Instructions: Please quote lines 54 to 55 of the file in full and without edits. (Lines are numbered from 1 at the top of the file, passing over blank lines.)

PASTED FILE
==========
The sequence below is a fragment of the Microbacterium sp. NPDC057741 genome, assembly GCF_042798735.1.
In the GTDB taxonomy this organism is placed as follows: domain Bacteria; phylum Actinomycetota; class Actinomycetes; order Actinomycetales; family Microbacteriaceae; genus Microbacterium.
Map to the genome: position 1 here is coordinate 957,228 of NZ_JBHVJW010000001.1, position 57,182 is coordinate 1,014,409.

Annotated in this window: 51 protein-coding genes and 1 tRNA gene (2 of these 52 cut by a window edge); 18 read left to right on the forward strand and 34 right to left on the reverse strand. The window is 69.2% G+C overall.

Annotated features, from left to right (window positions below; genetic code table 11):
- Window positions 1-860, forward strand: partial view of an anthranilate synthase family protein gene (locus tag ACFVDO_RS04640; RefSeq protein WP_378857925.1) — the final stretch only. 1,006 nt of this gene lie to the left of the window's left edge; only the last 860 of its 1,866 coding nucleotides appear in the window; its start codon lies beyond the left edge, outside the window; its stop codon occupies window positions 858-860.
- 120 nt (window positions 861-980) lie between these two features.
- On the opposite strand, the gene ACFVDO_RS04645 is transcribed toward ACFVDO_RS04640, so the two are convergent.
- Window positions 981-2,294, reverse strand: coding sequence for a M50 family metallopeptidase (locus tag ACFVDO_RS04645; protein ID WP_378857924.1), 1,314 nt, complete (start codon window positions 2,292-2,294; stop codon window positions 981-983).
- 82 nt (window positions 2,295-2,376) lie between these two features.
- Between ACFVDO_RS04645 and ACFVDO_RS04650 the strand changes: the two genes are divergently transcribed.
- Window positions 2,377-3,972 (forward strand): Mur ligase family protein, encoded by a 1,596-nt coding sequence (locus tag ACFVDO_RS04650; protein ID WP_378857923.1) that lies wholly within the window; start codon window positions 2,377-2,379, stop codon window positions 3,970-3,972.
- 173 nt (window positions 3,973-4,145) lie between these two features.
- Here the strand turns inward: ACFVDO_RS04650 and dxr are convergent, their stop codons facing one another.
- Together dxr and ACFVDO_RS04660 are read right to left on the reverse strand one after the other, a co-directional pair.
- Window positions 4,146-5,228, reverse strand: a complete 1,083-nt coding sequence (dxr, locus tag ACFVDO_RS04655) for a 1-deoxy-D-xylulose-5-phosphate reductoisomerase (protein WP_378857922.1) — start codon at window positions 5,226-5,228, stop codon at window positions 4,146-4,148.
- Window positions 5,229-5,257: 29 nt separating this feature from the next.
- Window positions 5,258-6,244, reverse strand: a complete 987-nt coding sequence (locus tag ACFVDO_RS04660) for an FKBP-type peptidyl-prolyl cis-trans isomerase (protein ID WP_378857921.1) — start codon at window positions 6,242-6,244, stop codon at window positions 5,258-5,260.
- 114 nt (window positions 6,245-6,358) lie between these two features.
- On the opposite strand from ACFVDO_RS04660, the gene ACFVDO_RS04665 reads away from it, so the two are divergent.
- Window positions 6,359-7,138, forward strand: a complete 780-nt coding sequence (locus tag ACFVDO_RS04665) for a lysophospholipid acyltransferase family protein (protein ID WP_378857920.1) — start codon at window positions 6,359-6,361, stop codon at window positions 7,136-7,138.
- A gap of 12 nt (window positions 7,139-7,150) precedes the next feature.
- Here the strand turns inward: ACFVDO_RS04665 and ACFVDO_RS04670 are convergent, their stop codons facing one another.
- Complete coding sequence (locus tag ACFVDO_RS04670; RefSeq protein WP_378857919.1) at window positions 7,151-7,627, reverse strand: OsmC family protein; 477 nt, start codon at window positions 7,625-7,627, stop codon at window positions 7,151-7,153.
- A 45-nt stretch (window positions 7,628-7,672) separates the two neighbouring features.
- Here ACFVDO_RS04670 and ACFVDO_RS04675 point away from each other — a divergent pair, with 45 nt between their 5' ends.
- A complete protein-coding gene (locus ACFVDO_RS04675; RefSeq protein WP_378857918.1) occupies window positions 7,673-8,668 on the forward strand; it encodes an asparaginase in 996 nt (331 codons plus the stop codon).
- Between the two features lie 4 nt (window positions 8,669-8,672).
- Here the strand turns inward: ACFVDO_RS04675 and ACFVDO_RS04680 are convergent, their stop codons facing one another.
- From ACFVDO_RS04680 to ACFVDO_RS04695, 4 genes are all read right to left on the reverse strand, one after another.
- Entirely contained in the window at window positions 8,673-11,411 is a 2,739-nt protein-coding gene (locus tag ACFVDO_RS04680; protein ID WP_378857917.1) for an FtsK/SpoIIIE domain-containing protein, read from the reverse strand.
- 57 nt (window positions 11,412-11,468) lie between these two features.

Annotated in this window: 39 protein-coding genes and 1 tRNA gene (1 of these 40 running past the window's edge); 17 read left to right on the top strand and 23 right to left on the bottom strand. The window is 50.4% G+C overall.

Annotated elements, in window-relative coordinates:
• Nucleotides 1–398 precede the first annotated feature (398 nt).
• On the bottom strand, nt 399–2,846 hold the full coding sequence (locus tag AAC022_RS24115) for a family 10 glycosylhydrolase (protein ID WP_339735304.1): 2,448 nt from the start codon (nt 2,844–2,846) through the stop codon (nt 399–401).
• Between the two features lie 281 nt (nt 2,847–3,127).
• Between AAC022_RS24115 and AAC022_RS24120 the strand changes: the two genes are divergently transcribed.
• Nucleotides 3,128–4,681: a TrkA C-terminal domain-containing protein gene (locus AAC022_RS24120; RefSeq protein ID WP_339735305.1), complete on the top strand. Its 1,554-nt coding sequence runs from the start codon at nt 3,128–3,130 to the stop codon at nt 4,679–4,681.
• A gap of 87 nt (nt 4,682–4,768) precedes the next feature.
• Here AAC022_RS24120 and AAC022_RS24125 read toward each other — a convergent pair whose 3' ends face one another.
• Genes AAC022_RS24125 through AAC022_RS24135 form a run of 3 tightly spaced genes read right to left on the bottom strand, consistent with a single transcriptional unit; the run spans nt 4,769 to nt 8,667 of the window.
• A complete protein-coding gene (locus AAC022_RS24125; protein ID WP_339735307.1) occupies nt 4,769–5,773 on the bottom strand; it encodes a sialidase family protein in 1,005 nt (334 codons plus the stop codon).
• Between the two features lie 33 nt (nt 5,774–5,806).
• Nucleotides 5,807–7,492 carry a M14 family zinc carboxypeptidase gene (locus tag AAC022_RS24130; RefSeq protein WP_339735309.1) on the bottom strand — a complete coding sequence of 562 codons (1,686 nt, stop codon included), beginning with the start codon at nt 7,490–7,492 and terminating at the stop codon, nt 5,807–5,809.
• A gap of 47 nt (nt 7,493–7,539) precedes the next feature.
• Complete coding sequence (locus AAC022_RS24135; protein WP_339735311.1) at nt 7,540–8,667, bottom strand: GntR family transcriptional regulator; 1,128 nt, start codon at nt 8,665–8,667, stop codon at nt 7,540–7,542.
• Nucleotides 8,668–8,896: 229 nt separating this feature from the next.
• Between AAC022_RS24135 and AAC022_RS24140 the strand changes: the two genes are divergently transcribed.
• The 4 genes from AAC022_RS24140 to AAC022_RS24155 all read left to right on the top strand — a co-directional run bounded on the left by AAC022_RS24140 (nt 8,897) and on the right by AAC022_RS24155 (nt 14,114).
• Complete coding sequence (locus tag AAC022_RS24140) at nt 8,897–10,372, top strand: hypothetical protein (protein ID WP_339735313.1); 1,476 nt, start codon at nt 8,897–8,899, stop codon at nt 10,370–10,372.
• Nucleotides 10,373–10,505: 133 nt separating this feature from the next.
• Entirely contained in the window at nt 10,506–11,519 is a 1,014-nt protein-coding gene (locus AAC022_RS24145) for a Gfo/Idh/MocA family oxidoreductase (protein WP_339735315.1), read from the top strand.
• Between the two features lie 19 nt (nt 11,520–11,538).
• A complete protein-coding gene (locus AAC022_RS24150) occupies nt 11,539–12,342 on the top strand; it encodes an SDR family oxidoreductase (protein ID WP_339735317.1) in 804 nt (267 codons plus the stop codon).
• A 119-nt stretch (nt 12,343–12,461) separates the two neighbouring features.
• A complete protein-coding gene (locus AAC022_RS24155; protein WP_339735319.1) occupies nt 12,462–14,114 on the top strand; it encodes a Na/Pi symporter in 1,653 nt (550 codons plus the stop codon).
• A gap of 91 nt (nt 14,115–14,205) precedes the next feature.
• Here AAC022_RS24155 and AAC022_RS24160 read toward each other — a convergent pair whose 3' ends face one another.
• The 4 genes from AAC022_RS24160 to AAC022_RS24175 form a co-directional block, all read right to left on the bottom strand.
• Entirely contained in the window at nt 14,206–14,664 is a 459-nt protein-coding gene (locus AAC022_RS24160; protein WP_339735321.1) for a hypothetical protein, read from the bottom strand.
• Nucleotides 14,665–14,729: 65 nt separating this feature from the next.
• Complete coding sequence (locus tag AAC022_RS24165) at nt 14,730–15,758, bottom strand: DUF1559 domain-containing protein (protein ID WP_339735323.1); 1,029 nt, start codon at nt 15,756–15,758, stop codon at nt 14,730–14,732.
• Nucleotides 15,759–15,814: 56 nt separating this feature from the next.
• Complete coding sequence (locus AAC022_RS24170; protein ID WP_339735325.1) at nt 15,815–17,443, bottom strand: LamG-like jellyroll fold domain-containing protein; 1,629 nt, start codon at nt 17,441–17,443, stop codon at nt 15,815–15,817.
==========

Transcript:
• Between the two features lie 19 nt (nt 11,520–11,538).
• A complete protein-coding gene (locus AAC022_RS24150) occupies nt 11,539–12,342 on the top strand; it encodes an SDR family oxidoreductase (protein ID WP_339735317.1) in 804 nt (267 codons plus the stop codon).